Bait boxes are an easy way to store bait in a trap. A bait box will slow down the crabs’ attempts to devour your bait. I prepare all of my bait boxes in advance, then I put them in a cooler so they are ready to go. Attach them permanently with wire ties or zip ties, temporarily with small bungies.

Bait Pin

If you are using a fish carcass for bait, a bait pin can be a great alternative to the bait box. Just run the pin through the mouth of a filleted out rockfish or salmon and into the bottom mesh of your ring/trap/pot.

Crab Bait

Fresh baits work best. Save any filleted carcasses of salmon, trout, rockfish or lingcod because they make excellent bait for Dungeness Crab. Also, I have done very well with chicken, turkey legs and herring.

Crab Measure Device

Having a measuring device with you is extremely important. Every marine area has a specific minimum size requirement for crabs, and a crab measuring tool is essential. Possessing a crab that is even 1/16” under the minimum size can potentially yield you a confiscation of your entire catch and a hefty ticket.


Crabbing for Dungeness in Westport, Washington

Dungeness Crab are one of the culinary signatures of the Pacific Northwest. They are a delicious delicacy, they are fun to catch, and they are extremely abundant up and down our Pacific Coast. Westport is arguably Washington’s busiest coastal fishing town and a very good place to catch Dungeness Crab. Shorebound anglers and boaters alike enjoy easy catches in Westport, Washington. Whether dropping a few crab pots along the coastline on your way offshore to salmon fish or spending a weekend with the family on the docks, you can get in on this great fishery.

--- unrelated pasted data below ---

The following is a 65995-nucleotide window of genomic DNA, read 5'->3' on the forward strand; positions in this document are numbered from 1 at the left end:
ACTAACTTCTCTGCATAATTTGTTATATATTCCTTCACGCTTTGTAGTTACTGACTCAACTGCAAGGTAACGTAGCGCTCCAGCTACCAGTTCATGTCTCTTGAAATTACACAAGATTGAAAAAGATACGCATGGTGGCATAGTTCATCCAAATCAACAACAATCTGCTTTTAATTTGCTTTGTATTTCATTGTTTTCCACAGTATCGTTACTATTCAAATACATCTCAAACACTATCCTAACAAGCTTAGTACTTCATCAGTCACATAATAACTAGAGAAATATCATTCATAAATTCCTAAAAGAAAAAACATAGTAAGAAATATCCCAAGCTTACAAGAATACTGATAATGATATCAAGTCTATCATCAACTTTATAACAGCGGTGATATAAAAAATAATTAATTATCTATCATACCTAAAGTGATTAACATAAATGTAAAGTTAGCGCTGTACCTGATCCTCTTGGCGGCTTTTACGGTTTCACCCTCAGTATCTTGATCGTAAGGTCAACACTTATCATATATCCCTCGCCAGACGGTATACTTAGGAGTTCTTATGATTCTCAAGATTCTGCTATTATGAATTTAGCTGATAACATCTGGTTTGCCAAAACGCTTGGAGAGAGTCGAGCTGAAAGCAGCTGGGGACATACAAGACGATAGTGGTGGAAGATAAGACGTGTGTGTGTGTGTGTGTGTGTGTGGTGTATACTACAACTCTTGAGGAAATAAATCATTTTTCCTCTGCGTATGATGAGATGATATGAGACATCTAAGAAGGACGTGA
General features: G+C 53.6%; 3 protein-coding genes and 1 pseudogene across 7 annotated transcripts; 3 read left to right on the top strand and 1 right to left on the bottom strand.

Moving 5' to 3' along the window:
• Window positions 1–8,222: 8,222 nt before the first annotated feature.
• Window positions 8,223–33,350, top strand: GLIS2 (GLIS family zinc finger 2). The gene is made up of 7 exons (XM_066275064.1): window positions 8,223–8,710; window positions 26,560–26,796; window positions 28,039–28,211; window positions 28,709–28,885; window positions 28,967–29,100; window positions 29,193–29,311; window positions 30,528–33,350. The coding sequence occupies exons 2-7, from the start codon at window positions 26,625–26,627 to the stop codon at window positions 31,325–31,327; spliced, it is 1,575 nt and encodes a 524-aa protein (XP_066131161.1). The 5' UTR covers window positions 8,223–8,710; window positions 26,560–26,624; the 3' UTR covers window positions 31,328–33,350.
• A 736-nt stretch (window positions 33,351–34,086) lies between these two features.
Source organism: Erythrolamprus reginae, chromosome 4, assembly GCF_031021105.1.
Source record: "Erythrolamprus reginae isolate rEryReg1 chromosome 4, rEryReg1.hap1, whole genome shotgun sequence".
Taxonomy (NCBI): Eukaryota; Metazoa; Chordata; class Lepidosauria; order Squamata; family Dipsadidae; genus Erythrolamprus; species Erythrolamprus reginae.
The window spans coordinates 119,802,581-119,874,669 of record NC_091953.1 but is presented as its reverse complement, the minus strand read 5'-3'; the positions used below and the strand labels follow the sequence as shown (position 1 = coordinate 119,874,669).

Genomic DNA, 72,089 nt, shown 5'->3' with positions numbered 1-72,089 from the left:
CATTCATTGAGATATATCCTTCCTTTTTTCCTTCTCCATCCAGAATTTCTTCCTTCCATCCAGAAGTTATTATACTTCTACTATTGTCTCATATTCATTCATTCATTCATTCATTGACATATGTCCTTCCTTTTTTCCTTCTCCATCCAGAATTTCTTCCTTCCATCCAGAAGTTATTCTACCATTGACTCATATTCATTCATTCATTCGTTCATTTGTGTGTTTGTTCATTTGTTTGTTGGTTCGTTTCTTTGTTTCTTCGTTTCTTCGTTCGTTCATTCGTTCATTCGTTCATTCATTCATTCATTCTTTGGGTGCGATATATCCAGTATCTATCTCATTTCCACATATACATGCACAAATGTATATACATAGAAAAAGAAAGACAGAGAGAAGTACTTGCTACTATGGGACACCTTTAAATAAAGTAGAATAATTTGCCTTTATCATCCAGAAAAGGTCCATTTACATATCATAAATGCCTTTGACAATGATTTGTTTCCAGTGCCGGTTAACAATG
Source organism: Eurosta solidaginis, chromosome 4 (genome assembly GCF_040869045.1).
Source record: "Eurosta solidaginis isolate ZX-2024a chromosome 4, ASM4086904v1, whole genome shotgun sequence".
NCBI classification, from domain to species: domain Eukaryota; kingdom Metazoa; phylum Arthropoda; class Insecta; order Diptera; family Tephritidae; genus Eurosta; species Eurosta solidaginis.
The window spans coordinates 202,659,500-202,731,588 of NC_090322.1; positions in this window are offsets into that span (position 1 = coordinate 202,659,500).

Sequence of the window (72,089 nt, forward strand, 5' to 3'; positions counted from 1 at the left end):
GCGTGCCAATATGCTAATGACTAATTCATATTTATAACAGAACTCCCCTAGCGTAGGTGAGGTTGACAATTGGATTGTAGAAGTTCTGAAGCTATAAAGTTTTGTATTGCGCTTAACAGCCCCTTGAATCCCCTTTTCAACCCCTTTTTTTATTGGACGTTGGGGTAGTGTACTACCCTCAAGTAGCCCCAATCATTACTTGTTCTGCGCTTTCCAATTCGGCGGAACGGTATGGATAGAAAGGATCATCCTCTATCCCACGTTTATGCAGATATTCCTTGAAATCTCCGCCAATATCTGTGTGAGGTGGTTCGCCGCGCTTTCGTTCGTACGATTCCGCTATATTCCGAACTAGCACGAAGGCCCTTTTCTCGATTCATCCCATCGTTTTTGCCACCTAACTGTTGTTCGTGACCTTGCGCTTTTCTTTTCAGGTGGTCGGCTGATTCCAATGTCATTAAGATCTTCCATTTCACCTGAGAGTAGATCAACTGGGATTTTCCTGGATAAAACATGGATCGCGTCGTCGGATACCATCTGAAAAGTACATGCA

Catching Dungeness Crab without a boat…

Shorebound crabbers will find plenty of options in Westport, Washington from the jetties to the boat basin. The Westport Boat Basin is by far the most popular spot for land-lubbers looking to catch Dungeness Crab. The most popular place to drop crab rings is off Float 20, which is located on the northwest corner of the basin and is accessed from Neddie Rose Drive (Neddie Rose Drive begins at the western end of the basin at The Islander and dead-ends at the parking lot for Float 20). Float 20 is often vacant of boats, leaving plenty of space for anyone looking to try their luck with Dungies. Float 20 is very close to the entrance of the basin, and many crabs will push into the marina from Grays Harbor, offering a better chance at keeper size crab than on other floats.

Within the Westport Boat Basin, crab rings are preferred to pots. Rings only need to soak for a mere 20 minutes since they lay flat on the bottom; nearby Dungeness simply tap dance over to the bait and begin the feast, whereas longer soak times are required when using traps/pots (Crab need time to work their way around the pot to find the entrance). Many of the shops and charter offices along the main street (Westhaven Drive) offer daily rentals of crab rings. Float 20 offers the only access to the high pier, where anglers catch flounder, greenling and rockfish. I like to throw my rings off the ramp to the high pier, or toss them away from the float just before that. While Dungeness Crab will eat nearly anything, I have found that there is no better crab bait than a filleted out Black Sea Bass, this will usually out produce chicken, turkey legs or anything else! I find that a perfect day in Westport begins with a few hours fishing for Rockfish (Sea Bass) and Lingcod at the Westport Jetty, followed by a few hours of crabbing in the basin with the carcasses from my catch. Expect to throw back plenty of small Dungeness before you find a few keepers, but that is all to be expected in an area that is so heavily fished.